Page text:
Now you see what I am saying. On surface, the borrower seemed to be at low risk and the loan was for a good use. So I happily funded the loan and hoped to get the 13.85% return of my investment. Unfortunately, it didn’t go as I hoped. What really happened was that after more than three months, I still  haven’t got one penny payment and probably won’t get anything. Luck may play an even bigger role when it comes to investing with Lending Club :)

Final Thoughts

The role I see Lending Club loans play in a portfolio is as one of the asset classes that are used to build a diversified portfolio. Because the return of LC loans is *fixed*, I can treat it the same as other fixed income assets, such as bonds or cash in savings accounts and assign it a target allocation, the same as other asset classes. Though I may not be able to diversify within my Lending Club loans, I can certainly use it to diversify my investments. After all, the return is still better than bonds or cash in bank accounts with relatively low risk.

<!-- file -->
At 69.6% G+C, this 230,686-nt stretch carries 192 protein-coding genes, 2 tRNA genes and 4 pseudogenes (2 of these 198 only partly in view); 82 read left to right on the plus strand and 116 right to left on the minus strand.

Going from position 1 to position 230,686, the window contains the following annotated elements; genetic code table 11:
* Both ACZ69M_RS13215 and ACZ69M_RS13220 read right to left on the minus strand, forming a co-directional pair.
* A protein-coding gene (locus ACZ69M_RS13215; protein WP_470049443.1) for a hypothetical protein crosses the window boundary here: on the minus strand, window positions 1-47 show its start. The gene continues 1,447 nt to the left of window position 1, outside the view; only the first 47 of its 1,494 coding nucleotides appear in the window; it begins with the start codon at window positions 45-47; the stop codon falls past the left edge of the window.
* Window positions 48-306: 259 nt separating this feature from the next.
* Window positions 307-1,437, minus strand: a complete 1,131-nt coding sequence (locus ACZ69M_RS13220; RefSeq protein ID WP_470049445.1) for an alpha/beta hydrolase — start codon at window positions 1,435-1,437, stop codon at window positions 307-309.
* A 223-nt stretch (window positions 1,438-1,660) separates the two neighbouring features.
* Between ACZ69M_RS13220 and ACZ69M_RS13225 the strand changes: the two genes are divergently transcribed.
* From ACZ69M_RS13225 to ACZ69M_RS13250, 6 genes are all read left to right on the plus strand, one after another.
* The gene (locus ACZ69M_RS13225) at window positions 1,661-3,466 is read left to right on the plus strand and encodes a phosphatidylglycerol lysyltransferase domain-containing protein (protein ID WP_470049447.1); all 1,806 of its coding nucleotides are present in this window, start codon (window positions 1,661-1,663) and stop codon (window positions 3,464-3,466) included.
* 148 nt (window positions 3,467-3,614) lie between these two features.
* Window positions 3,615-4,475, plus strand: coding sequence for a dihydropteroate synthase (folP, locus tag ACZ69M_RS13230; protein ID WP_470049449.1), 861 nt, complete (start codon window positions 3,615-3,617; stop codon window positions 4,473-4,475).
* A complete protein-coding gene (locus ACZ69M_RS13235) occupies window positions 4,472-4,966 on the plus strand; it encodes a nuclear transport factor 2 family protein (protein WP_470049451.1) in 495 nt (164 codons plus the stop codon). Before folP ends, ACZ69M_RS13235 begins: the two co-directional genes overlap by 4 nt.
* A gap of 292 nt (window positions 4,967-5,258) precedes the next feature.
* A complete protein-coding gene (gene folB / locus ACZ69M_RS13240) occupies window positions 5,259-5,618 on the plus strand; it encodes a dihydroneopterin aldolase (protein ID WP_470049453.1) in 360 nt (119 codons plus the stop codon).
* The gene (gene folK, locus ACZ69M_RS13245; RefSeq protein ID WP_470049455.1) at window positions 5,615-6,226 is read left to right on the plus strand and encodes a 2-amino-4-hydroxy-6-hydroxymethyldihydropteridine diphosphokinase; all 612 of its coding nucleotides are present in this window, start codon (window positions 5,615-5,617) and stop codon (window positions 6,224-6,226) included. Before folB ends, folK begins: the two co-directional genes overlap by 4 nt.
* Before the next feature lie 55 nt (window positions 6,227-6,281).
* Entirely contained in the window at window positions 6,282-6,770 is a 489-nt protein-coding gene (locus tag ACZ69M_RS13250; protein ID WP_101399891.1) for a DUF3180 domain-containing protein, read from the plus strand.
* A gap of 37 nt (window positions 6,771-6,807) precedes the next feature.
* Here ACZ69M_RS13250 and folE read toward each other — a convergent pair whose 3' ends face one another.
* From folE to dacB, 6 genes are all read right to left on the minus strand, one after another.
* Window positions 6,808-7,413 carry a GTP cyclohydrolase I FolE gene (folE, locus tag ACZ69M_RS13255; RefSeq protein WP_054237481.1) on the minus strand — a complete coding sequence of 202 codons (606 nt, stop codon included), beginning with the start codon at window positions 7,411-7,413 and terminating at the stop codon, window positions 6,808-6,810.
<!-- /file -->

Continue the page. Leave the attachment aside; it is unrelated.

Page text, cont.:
Photo credit: i love technology

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7 Responses to “Lending Club Loan Portfolio Diversification”

  1. Tom |  Jun 08, 2010 at 11:12 am

    My Net Annualized Return on Lending Club is 7.41% which puts me in bottom 22 percentile of all LC lenders, according to LC. Average is 9.64% they say. (The math: https://www.lendingclub.com/public/lendersPerformanceHelp.action)

    I have only a few loans but all are paid or current going back to Dec 2007.

    I have a dozen Prosper loans going back to August 2007 and all are paid or current.

    I think you can reduce risk and diversify but most lenders do not.